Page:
10 Best Home Remedies for Ants (Plus One to Stop Using)

Updated: Apr. 15, 2024

When pesky ants invade your house and garden, repel and eliminate them with 10 simple home remedies. (Plus one you're better off skipping.)

red antsFamily Handyman

As common household pests go, ants can try a homeowner’s patience. A survey conducted by the National Pest Management Association (NPMA) found that ant infestations are on the rise across the country, making ants of all types America’s number one nuisance bug.

Are Ants Dangerous?

Fortunately, ants are not dangerous or harmful to humans. If left unchecked, they can destroy structures, spread bacteria, and even cause allergic reactions in extreme cases. So it’s best to get rid of them if you have an ant problem in your house.

Natural Ways to Kill Ants

Fortunately, there are safe ways to kill ants when they get in your house. Get rid of these foraging insects using eco-friendly home remedies made from things you’ll find in your pantry or at the supermarket. The 10 items listed because will help take care of ants, and at the bottom of the list, you’ll find another common household ingredient that isn’t helpful for getting rid of ants, despite some common misperceptions out there.

1 / 11

vinegar cleaner shutterstock
Shutterstock/ anythings

White Vinegar

A recipe for ant-controlling success? Three parts vinegar and one part water. Spray under doorways, in the yard or even around your picnic blanket. The pungent liquid helps cover up ant scent trails, messing with their tracking abilities. Next time you mop the floor, pour a bit of vinegar into the bucket for good measure.

2 / 11

HH handy hint borax garbage can deodorizer
Family Handyman


Borax, a mineral used in many cleaning products, is lethal to ants, interfering with their digestive system.

Create a syrupy paste with borax, confectioner’s sugar and water. Put the mixture inside shallow containers with narrow, ant-sized openings and place them near ant mounds or wherever you see ants. Enticed workers carry the sweet substance back to the nest to share with their friends.

Note: Although borax has a low toxicity rate for humans, home expert and CEO of Pest Strategies Ed Spicer recommends keeping borax-laced bait away from children and pets.

3 / 11



To be clear: Pepper doesn’t kill ants, but the strong odor will chase them away. Pour the ground black or cayenne version onto ant scent trails. Or mix pepper and water in a spray bottle and spritz your home’s entry points.

4 / 11

Swapan Photography/Shutterstock


The best spice for getting rid of ants in your kitchen? Cinnamon. Natural and non-toxic, cinnamon not only kills ants, but its strong smell makes it shine as a repellent, too.

According to Spicer, Saigon cinnamon can be especially effective when sprinkled around anthills, across their paths, on kitchen countertops and along floorboards. And cinnamon essential oil can effectively repel and exterminate ants, too.

5 / 11

Mint planted in a pot
HelloRF Zcool/Shutterstock

Fresh Mint

Ants don’t like the smell of fresh mint, so planting it in vegetable patches and flower beds deters ants and other insects while giving your garden a lovely aroma. Minty essential oils from peppermint, wintergreen, geranium, thyme, clove and rosemary work, too!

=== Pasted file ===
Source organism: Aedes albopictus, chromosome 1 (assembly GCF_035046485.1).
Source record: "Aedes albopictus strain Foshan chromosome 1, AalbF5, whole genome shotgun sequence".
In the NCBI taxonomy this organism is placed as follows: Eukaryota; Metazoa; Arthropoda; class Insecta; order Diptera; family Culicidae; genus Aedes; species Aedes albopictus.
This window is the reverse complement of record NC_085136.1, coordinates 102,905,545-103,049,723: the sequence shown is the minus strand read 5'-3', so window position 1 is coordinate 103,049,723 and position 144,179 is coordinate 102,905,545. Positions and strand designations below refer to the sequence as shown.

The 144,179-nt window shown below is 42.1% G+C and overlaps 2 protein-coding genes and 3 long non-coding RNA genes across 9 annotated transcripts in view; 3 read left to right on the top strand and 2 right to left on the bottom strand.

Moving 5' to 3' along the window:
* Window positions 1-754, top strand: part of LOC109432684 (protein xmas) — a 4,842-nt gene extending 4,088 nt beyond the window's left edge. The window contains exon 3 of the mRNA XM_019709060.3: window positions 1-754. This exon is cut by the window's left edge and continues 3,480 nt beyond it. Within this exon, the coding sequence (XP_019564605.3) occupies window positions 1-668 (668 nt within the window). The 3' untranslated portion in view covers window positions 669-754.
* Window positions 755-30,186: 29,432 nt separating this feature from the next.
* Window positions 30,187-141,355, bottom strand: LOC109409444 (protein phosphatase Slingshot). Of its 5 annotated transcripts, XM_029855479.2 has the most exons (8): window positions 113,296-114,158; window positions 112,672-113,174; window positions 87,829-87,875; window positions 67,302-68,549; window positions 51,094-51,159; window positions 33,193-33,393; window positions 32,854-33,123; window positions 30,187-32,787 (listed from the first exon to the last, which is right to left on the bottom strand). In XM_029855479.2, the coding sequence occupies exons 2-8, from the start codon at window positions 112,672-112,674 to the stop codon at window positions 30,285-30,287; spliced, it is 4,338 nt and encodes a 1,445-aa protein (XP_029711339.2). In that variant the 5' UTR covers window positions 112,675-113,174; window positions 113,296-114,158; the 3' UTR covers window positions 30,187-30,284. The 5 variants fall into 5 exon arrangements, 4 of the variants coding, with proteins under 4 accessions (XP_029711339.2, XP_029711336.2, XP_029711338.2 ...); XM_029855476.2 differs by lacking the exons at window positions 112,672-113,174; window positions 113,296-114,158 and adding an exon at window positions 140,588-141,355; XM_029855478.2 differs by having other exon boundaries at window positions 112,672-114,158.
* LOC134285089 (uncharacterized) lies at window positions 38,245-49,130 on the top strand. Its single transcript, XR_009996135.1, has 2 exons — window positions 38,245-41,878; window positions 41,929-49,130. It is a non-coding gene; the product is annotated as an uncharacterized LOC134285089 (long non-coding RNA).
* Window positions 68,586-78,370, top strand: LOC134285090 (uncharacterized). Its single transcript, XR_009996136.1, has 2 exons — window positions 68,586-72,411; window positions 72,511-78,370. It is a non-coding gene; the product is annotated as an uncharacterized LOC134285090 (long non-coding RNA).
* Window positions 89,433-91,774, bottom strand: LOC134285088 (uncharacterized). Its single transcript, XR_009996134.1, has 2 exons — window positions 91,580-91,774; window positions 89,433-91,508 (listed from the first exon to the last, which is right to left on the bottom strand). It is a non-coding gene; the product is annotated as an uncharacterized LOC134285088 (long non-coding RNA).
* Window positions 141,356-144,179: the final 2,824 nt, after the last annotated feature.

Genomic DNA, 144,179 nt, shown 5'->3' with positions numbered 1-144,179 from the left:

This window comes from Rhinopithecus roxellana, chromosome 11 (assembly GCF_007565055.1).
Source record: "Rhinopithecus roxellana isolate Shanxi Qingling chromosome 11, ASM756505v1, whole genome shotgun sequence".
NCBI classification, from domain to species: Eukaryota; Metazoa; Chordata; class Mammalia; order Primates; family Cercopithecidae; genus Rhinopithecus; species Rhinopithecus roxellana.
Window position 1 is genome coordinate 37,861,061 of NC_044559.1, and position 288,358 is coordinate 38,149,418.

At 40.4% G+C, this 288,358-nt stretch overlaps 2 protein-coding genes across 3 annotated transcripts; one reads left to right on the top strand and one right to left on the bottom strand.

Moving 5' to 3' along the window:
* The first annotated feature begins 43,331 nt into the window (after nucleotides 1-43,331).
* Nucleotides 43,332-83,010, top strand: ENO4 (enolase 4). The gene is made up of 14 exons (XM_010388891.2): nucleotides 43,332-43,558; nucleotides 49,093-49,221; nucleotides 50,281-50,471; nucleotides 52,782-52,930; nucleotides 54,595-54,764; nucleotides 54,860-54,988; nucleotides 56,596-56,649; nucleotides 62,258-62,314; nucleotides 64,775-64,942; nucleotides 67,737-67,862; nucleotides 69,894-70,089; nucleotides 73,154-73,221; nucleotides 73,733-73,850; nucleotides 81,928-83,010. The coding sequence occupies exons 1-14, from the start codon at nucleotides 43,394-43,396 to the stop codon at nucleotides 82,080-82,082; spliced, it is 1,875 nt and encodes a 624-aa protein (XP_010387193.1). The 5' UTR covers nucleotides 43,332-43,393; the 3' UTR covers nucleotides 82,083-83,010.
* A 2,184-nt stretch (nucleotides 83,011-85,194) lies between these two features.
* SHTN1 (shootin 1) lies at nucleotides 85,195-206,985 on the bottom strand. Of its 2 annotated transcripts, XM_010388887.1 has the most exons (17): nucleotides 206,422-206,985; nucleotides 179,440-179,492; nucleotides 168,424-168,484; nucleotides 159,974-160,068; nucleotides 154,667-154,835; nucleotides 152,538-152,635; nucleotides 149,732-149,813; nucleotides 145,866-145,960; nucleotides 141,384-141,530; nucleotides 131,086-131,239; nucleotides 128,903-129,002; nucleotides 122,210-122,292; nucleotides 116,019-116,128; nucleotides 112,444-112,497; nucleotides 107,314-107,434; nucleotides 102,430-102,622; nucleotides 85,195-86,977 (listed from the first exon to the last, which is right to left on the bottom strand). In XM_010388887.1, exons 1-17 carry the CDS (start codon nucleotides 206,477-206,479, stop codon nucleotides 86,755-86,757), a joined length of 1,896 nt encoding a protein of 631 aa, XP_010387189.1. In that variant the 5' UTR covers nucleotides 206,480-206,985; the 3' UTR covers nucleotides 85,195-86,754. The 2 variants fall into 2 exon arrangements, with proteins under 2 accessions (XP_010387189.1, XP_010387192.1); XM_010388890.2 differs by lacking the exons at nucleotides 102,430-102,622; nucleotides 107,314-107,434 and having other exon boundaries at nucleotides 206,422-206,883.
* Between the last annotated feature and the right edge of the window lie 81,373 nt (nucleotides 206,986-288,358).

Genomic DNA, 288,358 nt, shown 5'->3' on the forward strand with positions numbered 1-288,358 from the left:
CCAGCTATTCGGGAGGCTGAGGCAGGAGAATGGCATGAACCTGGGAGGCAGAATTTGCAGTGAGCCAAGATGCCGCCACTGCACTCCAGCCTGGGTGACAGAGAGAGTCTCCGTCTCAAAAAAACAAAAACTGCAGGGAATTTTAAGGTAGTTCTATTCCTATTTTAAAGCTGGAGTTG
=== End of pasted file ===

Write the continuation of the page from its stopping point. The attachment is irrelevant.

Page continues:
6 / 11

Moving Moment/Shutterstock

Cornmeal & Boric Acid

Contrary to popular belief, cornmeal does not kill ants, by exploding them or otherwise. “Ants are pretty keen on cornmeal,” Spicer says, “so spreading too much of it around might worsen your infestation.”

You can, however, weaponize cornmeal in your fight against ants by mixing it with boric acid, a cousin to Borax that’s available online and at home improvement stores. Mix nine parts cornmeal with one part boric acid, adding a generous helping of soybean oil or peanut butter to create a paste. Place the homemade bait near gaps and crevices, anywhere ants are on the march.

Like borax (above), any bait containing boric acid should be kept away from kids and animals.

7 / 11

Evan Lorne/Shutterstock


Stop ants in their tracks. Scatter all-purpose flour liberally at door thresholds, on window sills and across foundations. Or use a sifter to apply a dusting of flour directly along their path to disrupt their pheromone trail.

8 / 11

Shannon West/Shutterstock


The natural acids in tangy citrus, such as lemon, orange, lime and grapefruit, work wonders at keeping ants at bay by masking their scent trails — at least temporarily. Squeeze lemons into a spray bottle, or rub a pureed blend of orange peel and water on window sills and doors jambs to discourage the itsy-bitsy insects from crossing over.

Bonus: Toss the leftover rinds in the garden as an organic disincentive.

9 / 11

EzumeImages/Getty Images

Coffee Grounds

This popular ant-repelling tactic has been around for years: Sprinkle coffee grounds around the stems of indoor and outdoor plants and flowers. Some say it’s the smell that repels them; others claim ants don’t like the feeling of the grounds under their feet. Either way, it works!

10 / 11

Spoon with white sugar on the dark background
Alexander Prokopenko/Shutterstock


If you can’t beat ’em, divert ’em! Extend a sugar trail from your house to your outdoor compost pile. Ants can feast to their hearts’ content and needn’t darken your door again.

11 / 11

Baking Soda
focal point/shutterstock

Ant-Repellent Myth: Baking Soda

You see it all over the internet: Baking soda kills ants by drying them up or exploding them. Not true. According to Spicer, “There’s virtually no scientific evidence that supports the theory that baking soda can kill ants.” Best to save your baking soda for baking.